As I stated above. I am not opposed to the idea of an executive or the C-Suite leveraging dashboards. They bring value. As long as their limitations are kept into account when decision making.
However, there is an alternative. A focus on operational decision making. Fact is, in today’s rapidly changing business environment and increasingly complex business landscape, one person or a group of people cannot make decisions in vacuum. An organisation’s performance is now the net result of each and every decision, made by each and every staff member, irrespective of seniority, representing each and every business unit function and across the entire organisation. Yes! That is what leads to performance today.
If businesses can improve the operational decision making of the organisation (and continuously improve it), then the organisation can benefit from better quality of decision making and its results flowing upwards to the C-Suite. This leads to the executive suite making better decisions based on more accurate and more valuable information. Result – significant improvement in bottom-line results.
I will share a concrete example from the Australian business landscape with you. A customer of ours went through a private equity transaction about 18 months after we implemented a very strong operational decision-making program. After the transaction was complete, I had an in-depth conversation with the CFO of the firm. I wanted to gauge the impact of the operational decision-making program we had implemented. The CFO shared with me that they would not have been able to do the transaction if they did not have the analytics system we implemented, in place. He said that his team was able to confidently and quickly respond to every request that came from the private equity team because the data and information were coming from the front-lines.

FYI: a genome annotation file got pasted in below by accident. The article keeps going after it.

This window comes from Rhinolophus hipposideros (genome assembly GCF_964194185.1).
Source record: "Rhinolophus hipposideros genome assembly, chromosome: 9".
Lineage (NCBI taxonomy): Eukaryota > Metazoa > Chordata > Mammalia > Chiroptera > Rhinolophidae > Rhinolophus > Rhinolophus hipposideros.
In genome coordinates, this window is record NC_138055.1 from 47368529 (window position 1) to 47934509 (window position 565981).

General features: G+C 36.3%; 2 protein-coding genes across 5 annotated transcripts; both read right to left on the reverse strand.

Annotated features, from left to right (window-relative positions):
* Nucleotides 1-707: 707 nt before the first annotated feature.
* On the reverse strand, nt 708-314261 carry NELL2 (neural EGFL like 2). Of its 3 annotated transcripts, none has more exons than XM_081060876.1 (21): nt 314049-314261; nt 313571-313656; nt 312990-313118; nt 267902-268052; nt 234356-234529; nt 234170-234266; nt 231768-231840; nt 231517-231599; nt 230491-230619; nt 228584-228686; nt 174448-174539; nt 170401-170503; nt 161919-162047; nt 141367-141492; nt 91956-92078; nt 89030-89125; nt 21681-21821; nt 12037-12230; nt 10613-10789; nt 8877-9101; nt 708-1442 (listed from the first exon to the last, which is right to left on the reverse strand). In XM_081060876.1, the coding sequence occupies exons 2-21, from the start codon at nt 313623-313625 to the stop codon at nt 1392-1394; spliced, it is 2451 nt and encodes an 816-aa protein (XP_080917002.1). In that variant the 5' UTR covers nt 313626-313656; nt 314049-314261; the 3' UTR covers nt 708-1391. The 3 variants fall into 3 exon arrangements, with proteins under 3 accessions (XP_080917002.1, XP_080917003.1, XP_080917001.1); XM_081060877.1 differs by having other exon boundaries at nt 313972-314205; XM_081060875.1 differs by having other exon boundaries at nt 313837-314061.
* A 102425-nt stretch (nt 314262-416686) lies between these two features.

To deliver operational decision making there are a few things a business must focus on, pervasive use of information for decision making, consistency of usage across business units, and a focus on the frontline decision makers, not management or executive decision making.
Focusing on pervasive use allows the business to account that frontline decision making is often more complex and nuanced than we would like to think or give credit for. Therefore, we need people backed by good information making good decisions to drive our bottom line results.
If the front-line decision making does not require the level of complexity, the business should look at automating that job in some manner. The data processes that allowed traditionally, a person to make good frontline decisions can be reused as the first step towards automating the process or job. We are seeing this called – robotic process automation (more on that later).
We find this approach works best in environments with large amounts of capital and/or many people making daily decision making. Industries like financial services, retail, manufacturing, universities, and healthcare all fit this bill.
Let us know if you’d like to discuss how we can help you improve your operational decision making.